LaMotta (left) and De Niro together in 1981, the year after Raging Bull’s release.
You know you are a legend when it takes not one but two cinematic masterpieces to encompass all your greatness, your controversies and your personality – inside and out of the ring.
And Jake La Motta was, indeed, a legend.
Born Giacobbe LaMotta on July 10, 1922 in New York’s Lower East Side and later raised in the rough and tough Bronx of the pre-depression era, Jake was a street hustler since his earliest childhood who learned the basics of his future profession by roaming the streets alongside a colorful crew of characters that included future fellow great Rocky Graziano, among others.
After completing his apprenticeship in boxing in the youth correctional facilities of his day, LaMotta made his pro debut at age 19 in 1941. He quickly developed a reputation of having a granite chin, absorbing massive amounts of punishment while dishing it back with gusto.
LaMotta was a 25-5-2 fringe contender in 1942 when he faced all-time great Sugar Ray Robinson for the first time in a six-fight series that would define LaMotta’s career. The following year they fought twice within a 21-day span in Detroit, with the second fight being an instant rematch after LaMotta had handed Robinson the first loss of his career. Robinson would later stretch his once-beaten record to 129-1-2, an extraordinary accomplishment that included no less than four additional wins over LaMotta including the infamous “St. Valentine’s Day massacre” in the final chapter of their rivalry in 1951.
In that final fight against Robinson, LaMotta lost the Ring middleweight belt he had wrestled away from France’s Marcel Cerdan back in 1949, a title he defended twice in 1950 against Tiberio Mitri and Laurent Dauthuille. In 1952, he lost by stoppage against Danny Nardico in the only fight in which LaMotta visited the canvas in his 13 years and 106 fights as a professional. He proceeded to retire after a short-lived comeback in 1954.
In a career that was marked by ups-and-downs, unfair decisions and refusals to throw fights for the mafia that ran boxing back in those days, LaMotta still managed to beat world-class fighters ranging from welterweight to light heavyweight, including names such as Fritzie Zivic, George Kochan, Tommy Bell, Bert Lytell, Jose Basora, Bob Satterfield, Holman Williams and Tony Janiro.
His larger-than-life persona outside the ring, with his criminal past and his seven marriages and his late-life stint as club owner and nightclub performer, earned his “Raging Bull” biographical opus a consideration for a motion picture production with that same name. The result was what is still considered the best boxing-themed movie of all time.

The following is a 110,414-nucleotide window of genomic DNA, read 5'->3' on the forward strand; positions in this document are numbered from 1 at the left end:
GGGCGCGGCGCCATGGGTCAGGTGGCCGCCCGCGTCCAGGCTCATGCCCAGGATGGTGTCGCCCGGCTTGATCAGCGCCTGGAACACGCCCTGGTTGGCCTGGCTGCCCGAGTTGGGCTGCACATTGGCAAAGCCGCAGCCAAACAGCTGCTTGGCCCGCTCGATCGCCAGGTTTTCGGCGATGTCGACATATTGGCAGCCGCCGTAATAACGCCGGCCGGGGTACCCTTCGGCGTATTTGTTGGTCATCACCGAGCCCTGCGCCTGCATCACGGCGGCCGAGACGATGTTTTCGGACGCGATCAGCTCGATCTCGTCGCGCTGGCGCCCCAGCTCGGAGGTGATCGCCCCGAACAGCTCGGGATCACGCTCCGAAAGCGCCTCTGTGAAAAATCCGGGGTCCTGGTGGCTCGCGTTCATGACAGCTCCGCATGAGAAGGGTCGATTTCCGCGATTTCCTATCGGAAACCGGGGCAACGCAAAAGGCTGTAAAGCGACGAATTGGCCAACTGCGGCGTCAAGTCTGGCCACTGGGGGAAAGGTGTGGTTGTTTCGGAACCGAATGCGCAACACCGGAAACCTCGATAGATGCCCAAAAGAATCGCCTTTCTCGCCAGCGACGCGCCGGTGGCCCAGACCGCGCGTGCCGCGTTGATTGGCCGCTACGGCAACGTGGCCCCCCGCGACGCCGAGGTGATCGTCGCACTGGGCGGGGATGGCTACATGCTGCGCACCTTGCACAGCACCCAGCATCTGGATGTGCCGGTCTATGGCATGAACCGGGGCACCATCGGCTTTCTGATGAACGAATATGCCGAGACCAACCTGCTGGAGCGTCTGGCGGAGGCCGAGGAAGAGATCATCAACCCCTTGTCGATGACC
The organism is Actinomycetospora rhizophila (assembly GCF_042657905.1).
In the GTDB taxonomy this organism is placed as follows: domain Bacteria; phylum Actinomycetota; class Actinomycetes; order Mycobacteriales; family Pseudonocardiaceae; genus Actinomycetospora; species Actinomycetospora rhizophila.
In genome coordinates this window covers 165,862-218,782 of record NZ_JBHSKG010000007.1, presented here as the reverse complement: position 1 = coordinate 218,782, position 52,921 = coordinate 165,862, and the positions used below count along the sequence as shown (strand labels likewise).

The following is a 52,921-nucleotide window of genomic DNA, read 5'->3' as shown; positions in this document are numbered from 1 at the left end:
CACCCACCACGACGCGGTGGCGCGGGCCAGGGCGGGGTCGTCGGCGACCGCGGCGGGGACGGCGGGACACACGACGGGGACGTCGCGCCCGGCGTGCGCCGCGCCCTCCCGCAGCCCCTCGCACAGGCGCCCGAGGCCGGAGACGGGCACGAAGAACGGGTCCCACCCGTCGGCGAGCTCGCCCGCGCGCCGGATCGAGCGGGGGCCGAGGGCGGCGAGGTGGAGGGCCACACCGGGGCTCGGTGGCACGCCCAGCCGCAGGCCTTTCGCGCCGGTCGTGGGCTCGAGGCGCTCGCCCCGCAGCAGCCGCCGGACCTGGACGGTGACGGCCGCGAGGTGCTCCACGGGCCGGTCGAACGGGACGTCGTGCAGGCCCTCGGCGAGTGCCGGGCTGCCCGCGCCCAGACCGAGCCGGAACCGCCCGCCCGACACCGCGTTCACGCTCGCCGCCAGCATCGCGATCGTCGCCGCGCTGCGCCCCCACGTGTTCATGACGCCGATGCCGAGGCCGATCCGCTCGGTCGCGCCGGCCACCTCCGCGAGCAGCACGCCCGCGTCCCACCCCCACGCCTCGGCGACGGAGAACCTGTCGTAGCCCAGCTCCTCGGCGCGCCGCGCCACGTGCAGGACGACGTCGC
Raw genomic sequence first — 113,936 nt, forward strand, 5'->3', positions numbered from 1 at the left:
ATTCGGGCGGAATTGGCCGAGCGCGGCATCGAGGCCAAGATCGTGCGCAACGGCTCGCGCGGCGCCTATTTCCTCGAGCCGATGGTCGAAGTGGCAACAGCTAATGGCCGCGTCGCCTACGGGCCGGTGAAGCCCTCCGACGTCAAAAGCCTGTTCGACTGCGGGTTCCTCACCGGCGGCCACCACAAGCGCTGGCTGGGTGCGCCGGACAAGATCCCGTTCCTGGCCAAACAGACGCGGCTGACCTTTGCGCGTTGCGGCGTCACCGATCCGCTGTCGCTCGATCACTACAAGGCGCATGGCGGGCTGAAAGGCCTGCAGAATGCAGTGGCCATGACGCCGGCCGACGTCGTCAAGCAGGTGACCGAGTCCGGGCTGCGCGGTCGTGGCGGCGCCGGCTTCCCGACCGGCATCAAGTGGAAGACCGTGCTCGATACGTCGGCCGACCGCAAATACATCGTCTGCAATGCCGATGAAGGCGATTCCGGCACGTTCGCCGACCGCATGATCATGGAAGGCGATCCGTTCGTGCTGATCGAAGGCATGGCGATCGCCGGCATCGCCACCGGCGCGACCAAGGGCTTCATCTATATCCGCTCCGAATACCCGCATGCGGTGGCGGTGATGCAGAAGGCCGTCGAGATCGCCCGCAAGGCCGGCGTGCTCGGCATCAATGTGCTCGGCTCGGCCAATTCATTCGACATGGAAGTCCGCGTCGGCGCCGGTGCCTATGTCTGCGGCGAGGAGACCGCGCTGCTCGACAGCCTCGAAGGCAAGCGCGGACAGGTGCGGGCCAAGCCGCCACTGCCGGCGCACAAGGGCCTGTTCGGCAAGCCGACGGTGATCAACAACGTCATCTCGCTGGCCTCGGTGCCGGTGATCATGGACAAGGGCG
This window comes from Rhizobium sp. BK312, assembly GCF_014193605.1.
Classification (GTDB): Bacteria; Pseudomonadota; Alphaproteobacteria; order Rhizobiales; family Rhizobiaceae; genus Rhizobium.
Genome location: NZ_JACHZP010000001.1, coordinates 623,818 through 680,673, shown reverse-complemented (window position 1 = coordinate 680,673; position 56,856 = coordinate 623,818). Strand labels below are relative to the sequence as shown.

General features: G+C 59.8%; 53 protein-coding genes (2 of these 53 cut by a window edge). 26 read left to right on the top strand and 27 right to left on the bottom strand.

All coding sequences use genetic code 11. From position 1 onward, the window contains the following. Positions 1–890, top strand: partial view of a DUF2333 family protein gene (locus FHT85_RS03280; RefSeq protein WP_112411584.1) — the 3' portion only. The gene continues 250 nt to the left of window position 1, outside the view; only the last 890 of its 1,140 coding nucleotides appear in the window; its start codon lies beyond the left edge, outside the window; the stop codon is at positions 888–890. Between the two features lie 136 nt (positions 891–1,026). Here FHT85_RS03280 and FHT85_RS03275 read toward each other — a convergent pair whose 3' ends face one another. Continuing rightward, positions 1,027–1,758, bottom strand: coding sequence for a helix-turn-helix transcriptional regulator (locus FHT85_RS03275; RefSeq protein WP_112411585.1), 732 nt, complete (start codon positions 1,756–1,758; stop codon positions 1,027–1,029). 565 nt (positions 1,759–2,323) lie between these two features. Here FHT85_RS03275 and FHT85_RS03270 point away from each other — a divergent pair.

Martin Scorsese’s masterpiece was produced in 1980 and went on to be nominated for eight Academy Awards, with Robert De Niro winning Best Actor for his portrayal of LaMotta. Another movie called “The Bronx Bull” starring William Forsythe as LaMotta and Paul Sorvino as his father was later produced and premiered to include all the extraordinary moments that “Raging Bull” had not portrayed, including LaMotta’s testimony before Congress in their hearings to investigate the mafia’s involvement in the boxing industry.
After a life that pretty much defined the word “fame” within the context of boxing, LaMotta was inducted into the International Boxing Hall of Fame in the inaugural class of 1990.
LaMotta died on September 19, 2017 in Florida, at the age of 95.
Diego M. Morilla writes for The Ring since 2013. He also wrote for HBO.com, ESPN.com and many other magazines, websites, newspapers and other outlets since 1993. He is a full member of the Boxing Writers Association of America and an elector for the International Boxing Hall of Fame. He has won two first-place awards in the BWAA’s annual writing contest, and he is the moderator of The Ring’s Women’s Ratings Panel. He served as copy editor for the second era of The Ring en Español (2018-2020) and is currently a writer and editor for RingTV.com. Follow him on Twitter @MorillaBoxing